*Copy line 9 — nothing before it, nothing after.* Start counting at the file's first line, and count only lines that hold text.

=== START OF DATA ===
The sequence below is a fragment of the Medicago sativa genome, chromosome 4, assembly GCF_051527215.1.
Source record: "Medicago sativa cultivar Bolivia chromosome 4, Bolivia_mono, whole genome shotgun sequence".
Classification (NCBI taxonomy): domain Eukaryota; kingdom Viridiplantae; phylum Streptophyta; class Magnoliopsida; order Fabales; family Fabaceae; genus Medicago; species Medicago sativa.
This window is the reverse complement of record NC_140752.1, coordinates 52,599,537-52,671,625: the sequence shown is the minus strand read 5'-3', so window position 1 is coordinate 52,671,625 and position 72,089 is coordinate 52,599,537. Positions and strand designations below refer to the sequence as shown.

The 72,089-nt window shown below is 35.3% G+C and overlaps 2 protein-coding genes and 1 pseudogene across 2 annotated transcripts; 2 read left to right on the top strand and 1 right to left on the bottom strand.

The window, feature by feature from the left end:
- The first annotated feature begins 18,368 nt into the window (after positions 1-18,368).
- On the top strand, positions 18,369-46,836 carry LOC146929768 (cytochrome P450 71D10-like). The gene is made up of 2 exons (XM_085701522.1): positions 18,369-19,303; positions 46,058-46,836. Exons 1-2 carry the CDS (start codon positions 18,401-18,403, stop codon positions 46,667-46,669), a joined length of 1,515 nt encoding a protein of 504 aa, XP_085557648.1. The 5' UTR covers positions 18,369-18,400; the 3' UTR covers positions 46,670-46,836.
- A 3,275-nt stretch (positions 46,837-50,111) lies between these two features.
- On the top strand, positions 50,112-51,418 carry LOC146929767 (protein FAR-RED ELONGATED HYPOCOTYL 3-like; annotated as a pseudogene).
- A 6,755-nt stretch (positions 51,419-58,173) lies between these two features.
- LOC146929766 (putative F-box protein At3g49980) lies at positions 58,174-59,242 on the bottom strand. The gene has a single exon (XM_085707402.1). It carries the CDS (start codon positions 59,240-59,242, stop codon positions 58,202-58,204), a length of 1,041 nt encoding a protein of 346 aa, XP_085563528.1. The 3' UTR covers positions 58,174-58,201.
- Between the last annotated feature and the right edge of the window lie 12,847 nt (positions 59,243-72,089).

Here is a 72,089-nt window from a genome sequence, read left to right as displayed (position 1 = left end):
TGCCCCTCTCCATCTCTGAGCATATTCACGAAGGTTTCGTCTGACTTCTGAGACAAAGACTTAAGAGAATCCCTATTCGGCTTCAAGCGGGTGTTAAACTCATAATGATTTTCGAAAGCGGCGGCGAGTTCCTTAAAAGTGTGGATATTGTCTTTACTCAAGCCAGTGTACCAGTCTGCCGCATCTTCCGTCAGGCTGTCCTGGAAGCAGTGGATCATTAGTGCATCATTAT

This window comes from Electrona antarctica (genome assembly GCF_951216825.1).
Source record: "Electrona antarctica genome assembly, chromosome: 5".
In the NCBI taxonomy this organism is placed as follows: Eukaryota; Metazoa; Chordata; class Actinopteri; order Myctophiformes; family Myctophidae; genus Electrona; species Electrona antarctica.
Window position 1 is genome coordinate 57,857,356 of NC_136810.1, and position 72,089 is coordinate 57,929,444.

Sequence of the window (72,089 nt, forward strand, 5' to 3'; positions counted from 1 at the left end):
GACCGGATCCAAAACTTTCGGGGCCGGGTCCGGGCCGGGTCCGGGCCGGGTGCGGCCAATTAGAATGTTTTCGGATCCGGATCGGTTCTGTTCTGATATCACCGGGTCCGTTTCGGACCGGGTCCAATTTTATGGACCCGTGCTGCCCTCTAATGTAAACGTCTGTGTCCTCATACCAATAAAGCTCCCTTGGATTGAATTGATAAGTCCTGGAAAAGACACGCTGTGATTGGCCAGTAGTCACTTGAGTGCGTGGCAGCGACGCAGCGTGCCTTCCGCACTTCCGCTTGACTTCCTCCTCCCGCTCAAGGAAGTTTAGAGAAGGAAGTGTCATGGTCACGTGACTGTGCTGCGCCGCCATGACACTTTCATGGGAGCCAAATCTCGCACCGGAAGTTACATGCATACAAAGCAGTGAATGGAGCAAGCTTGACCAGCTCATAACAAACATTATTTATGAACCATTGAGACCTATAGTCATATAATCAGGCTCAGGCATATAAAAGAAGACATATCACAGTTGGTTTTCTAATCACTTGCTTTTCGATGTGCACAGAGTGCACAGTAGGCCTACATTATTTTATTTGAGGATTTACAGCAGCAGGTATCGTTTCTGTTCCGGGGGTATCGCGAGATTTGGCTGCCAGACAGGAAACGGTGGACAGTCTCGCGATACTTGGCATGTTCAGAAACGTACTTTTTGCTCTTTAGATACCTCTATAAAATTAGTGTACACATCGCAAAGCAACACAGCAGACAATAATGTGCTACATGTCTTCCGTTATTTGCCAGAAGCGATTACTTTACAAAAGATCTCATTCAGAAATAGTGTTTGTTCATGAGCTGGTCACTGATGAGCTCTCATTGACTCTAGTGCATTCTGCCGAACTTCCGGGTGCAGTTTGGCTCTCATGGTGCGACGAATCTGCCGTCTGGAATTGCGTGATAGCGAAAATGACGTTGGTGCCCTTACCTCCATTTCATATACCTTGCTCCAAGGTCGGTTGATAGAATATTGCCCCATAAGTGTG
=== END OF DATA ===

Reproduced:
- A 3,275-nt stretch (positions 46,837-50,111) lies between these two features.